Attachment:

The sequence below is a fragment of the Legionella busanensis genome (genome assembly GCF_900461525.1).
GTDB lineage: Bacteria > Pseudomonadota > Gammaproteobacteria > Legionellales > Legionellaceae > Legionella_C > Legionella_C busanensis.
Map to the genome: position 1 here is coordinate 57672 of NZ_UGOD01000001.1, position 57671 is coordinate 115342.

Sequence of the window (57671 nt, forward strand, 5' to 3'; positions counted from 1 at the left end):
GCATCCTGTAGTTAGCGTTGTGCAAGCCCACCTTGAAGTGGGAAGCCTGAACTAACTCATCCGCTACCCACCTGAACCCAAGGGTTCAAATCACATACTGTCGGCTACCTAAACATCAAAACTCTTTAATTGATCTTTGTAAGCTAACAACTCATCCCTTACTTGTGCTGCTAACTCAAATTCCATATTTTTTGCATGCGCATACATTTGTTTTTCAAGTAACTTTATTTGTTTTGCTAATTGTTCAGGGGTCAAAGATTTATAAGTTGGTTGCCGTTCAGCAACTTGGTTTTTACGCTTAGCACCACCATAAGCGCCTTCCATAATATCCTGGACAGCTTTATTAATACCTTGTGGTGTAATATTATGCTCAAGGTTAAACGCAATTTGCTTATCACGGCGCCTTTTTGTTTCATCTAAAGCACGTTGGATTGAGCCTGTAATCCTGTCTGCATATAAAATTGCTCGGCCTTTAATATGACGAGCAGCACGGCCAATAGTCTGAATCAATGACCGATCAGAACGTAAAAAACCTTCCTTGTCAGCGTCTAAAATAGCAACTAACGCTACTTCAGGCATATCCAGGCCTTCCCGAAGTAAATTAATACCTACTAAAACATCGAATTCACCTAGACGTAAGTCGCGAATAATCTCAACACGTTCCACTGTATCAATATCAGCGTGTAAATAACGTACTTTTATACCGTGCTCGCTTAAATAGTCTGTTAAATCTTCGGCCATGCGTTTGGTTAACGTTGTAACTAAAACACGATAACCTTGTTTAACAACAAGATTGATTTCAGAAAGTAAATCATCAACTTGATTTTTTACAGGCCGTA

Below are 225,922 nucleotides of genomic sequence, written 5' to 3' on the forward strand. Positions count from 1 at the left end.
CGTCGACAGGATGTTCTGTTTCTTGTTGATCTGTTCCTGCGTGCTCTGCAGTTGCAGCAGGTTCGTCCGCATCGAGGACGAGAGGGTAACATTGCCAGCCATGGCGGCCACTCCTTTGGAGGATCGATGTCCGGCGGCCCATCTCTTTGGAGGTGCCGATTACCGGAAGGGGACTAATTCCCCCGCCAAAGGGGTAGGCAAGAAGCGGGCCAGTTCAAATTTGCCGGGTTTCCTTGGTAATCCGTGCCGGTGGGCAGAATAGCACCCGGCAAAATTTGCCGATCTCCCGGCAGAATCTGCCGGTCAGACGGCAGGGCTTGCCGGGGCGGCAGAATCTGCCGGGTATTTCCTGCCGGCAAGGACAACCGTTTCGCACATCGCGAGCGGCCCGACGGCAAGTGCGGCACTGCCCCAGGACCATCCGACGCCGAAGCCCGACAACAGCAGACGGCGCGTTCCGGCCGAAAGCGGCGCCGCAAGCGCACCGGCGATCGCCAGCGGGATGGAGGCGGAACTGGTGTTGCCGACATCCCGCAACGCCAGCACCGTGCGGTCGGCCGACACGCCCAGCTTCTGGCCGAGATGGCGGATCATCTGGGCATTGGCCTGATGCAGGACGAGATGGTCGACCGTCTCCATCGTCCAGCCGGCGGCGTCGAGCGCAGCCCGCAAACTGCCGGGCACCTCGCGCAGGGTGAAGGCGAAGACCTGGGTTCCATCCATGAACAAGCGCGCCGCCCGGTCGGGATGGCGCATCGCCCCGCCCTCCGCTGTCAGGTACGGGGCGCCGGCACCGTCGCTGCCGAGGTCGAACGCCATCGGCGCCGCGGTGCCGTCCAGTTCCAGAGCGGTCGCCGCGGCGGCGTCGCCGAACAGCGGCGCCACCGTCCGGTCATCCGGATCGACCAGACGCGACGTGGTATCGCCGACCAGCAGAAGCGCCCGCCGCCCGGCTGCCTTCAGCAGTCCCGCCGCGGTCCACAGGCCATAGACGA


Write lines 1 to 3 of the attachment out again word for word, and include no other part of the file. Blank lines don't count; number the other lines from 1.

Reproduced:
The sequence below is a fragment of the Legionella busanensis genome (genome assembly GCF_900461525.1).
GTDB lineage: Bacteria > Pseudomonadota > Gammaproteobacteria > Legionellales > Legionellaceae > Legionella_C > Legionella_C busanensis.
Map to the genome: position 1 here is coordinate 57672 of NZ_UGOD01000001.1, position 57671 is coordinate 115342.